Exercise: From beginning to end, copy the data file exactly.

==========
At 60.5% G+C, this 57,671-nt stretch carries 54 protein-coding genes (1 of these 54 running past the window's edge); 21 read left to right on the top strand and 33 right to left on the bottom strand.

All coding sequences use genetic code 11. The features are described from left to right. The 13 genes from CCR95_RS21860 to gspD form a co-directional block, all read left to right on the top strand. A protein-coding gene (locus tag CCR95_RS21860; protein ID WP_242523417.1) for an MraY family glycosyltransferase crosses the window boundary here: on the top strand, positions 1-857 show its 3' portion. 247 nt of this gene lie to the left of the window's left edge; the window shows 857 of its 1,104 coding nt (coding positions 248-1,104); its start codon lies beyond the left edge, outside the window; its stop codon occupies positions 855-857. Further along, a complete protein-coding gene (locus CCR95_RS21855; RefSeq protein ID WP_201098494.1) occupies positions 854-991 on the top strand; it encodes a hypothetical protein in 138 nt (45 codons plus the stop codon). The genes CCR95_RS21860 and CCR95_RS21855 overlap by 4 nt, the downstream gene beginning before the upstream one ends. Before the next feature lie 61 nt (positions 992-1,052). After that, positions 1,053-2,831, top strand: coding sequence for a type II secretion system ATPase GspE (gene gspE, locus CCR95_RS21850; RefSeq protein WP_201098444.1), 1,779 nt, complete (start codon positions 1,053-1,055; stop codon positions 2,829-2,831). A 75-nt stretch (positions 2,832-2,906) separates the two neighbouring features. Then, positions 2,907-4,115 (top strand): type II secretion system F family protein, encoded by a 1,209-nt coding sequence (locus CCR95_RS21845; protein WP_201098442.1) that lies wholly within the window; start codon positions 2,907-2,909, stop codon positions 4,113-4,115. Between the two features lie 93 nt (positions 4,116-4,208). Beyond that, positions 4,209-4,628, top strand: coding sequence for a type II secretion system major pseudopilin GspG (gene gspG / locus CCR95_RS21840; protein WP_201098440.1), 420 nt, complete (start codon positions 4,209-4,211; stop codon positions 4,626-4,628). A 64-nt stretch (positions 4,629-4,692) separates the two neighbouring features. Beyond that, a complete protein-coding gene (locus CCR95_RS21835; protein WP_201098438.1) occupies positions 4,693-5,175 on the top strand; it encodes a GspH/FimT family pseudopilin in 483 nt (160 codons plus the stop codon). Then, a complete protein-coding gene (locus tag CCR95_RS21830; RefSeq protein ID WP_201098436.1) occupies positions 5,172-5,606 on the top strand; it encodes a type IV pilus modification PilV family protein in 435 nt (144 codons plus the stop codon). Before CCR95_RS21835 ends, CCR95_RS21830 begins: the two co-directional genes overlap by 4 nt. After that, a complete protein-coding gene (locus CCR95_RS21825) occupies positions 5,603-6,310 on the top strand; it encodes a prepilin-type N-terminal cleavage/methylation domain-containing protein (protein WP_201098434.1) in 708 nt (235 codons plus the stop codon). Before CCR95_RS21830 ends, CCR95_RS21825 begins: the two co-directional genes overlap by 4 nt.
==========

At 60.5% G+C, this 57,671-nt stretch carries 54 protein-coding genes (1 of these 54 running past the window's edge); 21 read left to right on the top strand and 33 right to left on the bottom strand.

All coding sequences use genetic code 11. The features are described from left to right. The 13 genes from CCR95_RS21860 to gspD form a co-directional block, all read left to right on the top strand. A protein-coding gene (locus tag CCR95_RS21860; protein ID WP_242523417.1) for an MraY family glycosyltransferase crosses the window boundary here: on the top strand, positions 1-857 show its 3' portion. 247 nt of this gene lie to the left of the window's left edge; the window shows 857 of its 1,104 coding nt (coding positions 248-1,104); its start codon lies beyond the left edge, outside the window; its stop codon occupies positions 855-857. Further along, a complete protein-coding gene (locus CCR95_RS21855; RefSeq protein ID WP_201098494.1) occupies positions 854-991 on the top strand; it encodes a hypothetical protein in 138 nt (45 codons plus the stop codon). The genes CCR95_RS21860 and CCR95_RS21855 overlap by 4 nt, the downstream gene beginning before the upstream one ends. Before the next feature lie 61 nt (positions 992-1,052). After that, positions 1,053-2,831, top strand: coding sequence for a type II secretion system ATPase GspE (gene gspE, locus CCR95_RS21850; RefSeq protein WP_201098444.1), 1,779 nt, complete (start codon positions 1,053-1,055; stop codon positions 2,829-2,831). A 75-nt stretch (positions 2,832-2,906) separates the two neighbouring features. Then, positions 2,907-4,115 (top strand): type II secretion system F family protein, encoded by a 1,209-nt coding sequence (locus CCR95_RS21845; protein WP_201098442.1) that lies wholly within the window; start codon positions 2,907-2,909, stop codon positions 4,113-4,115. Between the two features lie 93 nt (positions 4,116-4,208). Beyond that, positions 4,209-4,628, top strand: coding sequence for a type II secretion system major pseudopilin GspG (gene gspG / locus CCR95_RS21840; protein WP_201098440.1), 420 nt, complete (start codon positions 4,209-4,211; stop codon positions 4,626-4,628). A 64-nt stretch (positions 4,629-4,692) separates the two neighbouring features. Beyond that, a complete protein-coding gene (locus CCR95_RS21835; protein WP_201098438.1) occupies positions 4,693-5,175 on the top strand; it encodes a GspH/FimT family pseudopilin in 483 nt (160 codons plus the stop codon). Then, a complete protein-coding gene (locus tag CCR95_RS21830; RefSeq protein ID WP_201098436.1) occupies positions 5,172-5,606 on the top strand; it encodes a type IV pilus modification PilV family protein in 435 nt (144 codons plus the stop codon). Before CCR95_RS21835 ends, CCR95_RS21830 begins: the two co-directional genes overlap by 4 nt. After that, a complete protein-coding gene (locus CCR95_RS21825) occupies positions 5,603-6,310 on the top strand; it encodes a prepilin-type N-terminal cleavage/methylation domain-containing protein (protein WP_201098434.1) in 708 nt (235 codons plus the stop codon). Before CCR95_RS21830 ends, CCR95_RS21825 begins: the two co-directional genes overlap by 4 nt.